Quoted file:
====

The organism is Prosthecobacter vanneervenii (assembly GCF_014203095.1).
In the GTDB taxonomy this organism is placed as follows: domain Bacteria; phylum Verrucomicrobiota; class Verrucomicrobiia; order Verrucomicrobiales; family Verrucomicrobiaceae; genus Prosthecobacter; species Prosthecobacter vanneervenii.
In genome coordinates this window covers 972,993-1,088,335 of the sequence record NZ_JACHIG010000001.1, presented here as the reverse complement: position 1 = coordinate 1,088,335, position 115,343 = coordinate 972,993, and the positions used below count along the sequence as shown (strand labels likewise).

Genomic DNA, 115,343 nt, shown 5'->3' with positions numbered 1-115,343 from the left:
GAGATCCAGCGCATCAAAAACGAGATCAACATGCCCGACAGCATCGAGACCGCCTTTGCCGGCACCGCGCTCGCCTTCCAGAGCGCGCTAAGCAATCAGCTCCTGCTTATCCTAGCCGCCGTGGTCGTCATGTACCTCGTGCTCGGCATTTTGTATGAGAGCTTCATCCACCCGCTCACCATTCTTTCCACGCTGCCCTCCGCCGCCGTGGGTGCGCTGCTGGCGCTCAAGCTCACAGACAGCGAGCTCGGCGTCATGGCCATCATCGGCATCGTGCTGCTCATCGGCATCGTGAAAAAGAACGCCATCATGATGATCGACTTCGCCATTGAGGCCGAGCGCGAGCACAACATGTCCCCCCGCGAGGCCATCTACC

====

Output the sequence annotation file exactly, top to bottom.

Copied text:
The organism is Prosthecobacter vanneervenii (assembly GCF_014203095.1).
In the GTDB taxonomy this organism is placed as follows: domain Bacteria; phylum Verrucomicrobiota; class Verrucomicrobiia; order Verrucomicrobiales; family Verrucomicrobiaceae; genus Prosthecobacter; species Prosthecobacter vanneervenii.
In genome coordinates this window covers 972,993-1,088,335 of the sequence record NZ_JACHIG010000001.1, presented here as the reverse complement: position 1 = coordinate 1,088,335, position 115,343 = coordinate 972,993, and the positions used below count along the sequence as shown (strand labels likewise).

Genomic DNA, 115,343 nt, shown 5'->3' with positions numbered 1-115,343 from the left:
GAGATCCAGCGCATCAAAAACGAGATCAACATGCCCGACAGCATCGAGACCGCCTTTGCCGGCACCGCGCTCGCCTTCCAGAGCGCGCTAAGCAATCAGCTCCTGCTTATCCTAGCCGCCGTGGTCGTCATGTACCTCGTGCTCGGCATTTTGTATGAGAGCTTCATCCACCCGCTCACCATTCTTTCCACGCTGCCCTCCGCCGCCGTGGGTGCGCTGCTGGCGCTCAAGCTCACAGACAGCGAGCTCGGCGTCATGGCCATCATCGGCATCGTGCTGCTCATCGGCATCGTGAAAAAGAACGCCATCATGATGATCGACTTCGCCATTGAGGCCGAGCGCGAGCACAACATGTCCCCCCGCGAGGCCATCTACC